To sum up: the horse that is sound in his feet, gentle and fairly speedy, has the will and the strength to stand work, and, above all, is obedient, is the horse that will, as a matter of course, give least trouble and the greatest measure of safety to his rider in warfare. But those that want a lot of driving on account of their laziness, or a lot of coaxing and attention on account of their high spirit, make constant demands on the rider's hands and rob him of confidence in moments of danger.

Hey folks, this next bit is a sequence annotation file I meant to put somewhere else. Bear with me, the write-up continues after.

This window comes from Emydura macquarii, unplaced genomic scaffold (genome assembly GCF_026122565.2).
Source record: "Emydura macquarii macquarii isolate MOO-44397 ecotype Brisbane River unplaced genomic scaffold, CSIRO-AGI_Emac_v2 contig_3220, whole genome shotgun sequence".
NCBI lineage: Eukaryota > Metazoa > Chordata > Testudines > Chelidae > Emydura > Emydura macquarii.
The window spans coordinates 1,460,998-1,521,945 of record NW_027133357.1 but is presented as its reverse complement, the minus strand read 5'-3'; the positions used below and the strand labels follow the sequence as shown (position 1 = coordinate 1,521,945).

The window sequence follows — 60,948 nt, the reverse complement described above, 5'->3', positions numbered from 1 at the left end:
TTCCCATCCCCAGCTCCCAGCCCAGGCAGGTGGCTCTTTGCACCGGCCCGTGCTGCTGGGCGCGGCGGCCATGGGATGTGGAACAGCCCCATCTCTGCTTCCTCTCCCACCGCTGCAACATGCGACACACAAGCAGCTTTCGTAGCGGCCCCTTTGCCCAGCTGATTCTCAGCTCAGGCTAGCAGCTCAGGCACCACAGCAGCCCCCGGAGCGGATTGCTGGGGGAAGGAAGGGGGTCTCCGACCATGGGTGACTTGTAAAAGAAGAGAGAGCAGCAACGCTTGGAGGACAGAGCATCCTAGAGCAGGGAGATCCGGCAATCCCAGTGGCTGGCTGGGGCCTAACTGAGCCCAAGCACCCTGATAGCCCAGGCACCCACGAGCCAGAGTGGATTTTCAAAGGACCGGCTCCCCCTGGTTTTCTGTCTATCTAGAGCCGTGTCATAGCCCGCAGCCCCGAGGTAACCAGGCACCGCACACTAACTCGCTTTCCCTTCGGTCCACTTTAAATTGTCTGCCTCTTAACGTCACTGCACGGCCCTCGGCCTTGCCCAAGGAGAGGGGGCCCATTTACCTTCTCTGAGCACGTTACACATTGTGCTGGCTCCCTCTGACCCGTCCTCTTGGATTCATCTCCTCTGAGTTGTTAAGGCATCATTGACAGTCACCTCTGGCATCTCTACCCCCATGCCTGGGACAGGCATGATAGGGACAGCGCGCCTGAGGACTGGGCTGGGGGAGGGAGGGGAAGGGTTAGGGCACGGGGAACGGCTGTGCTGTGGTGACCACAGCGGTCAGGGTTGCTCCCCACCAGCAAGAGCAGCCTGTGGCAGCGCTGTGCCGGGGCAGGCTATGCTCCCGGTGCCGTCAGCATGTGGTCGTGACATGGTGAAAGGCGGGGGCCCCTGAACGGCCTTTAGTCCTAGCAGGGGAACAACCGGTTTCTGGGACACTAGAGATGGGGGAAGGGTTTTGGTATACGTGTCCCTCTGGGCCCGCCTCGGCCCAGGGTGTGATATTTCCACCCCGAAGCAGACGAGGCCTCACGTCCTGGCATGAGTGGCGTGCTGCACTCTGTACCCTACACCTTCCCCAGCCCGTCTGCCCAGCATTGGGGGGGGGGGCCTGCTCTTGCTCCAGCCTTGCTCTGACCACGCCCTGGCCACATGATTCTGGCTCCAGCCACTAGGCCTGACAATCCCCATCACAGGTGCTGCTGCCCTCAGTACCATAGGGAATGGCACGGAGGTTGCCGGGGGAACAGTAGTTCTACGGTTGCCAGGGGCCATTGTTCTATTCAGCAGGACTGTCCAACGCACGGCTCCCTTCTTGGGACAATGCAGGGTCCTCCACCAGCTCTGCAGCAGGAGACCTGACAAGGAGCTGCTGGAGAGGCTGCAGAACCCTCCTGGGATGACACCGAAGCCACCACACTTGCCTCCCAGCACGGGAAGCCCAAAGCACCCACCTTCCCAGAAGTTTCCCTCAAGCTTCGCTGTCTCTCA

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On the Art of Horsemanship
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